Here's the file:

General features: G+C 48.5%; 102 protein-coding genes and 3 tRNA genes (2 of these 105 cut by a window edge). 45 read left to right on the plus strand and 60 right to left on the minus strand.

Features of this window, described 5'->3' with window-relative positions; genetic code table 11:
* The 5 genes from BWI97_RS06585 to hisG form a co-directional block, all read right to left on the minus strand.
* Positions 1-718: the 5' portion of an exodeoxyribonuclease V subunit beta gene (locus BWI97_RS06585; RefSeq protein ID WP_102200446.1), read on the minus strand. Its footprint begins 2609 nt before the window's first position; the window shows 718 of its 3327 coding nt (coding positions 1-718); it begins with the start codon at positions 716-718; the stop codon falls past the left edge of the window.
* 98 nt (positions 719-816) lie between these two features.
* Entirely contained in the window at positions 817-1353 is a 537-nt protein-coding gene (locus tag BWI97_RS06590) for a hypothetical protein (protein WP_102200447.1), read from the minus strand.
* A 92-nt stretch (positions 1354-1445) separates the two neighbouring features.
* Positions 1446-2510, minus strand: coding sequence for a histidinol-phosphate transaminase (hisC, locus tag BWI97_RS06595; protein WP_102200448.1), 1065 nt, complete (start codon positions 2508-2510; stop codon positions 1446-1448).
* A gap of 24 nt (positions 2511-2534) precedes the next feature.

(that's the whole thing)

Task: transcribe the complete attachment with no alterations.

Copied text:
General features: G+C 48.5%; 102 protein-coding genes and 3 tRNA genes (2 of these 105 cut by a window edge). 45 read left to right on the plus strand and 60 right to left on the minus strand.

Features of this window, described 5'->3' with window-relative positions; genetic code table 11:
* The 5 genes from BWI97_RS06585 to hisG form a co-directional block, all read right to left on the minus strand.
* Positions 1-718: the 5' portion of an exodeoxyribonuclease V subunit beta gene (locus BWI97_RS06585; RefSeq protein ID WP_102200446.1), read on the minus strand. Its footprint begins 2609 nt before the window's first position; the window shows 718 of its 3327 coding nt (coding positions 1-718); it begins with the start codon at positions 716-718; the stop codon falls past the left edge of the window.
* 98 nt (positions 719-816) lie between these two features.
* Entirely contained in the window at positions 817-1353 is a 537-nt protein-coding gene (locus tag BWI97_RS06590) for a hypothetical protein (protein WP_102200447.1), read from the minus strand.
* A 92-nt stretch (positions 1354-1445) separates the two neighbouring features.
* Positions 1446-2510, minus strand: coding sequence for a histidinol-phosphate transaminase (hisC, locus tag BWI97_RS06595; protein WP_102200448.1), 1065 nt, complete (start codon positions 2508-2510; stop codon positions 1446-1448).
* A gap of 24 nt (positions 2511-2534) precedes the next feature.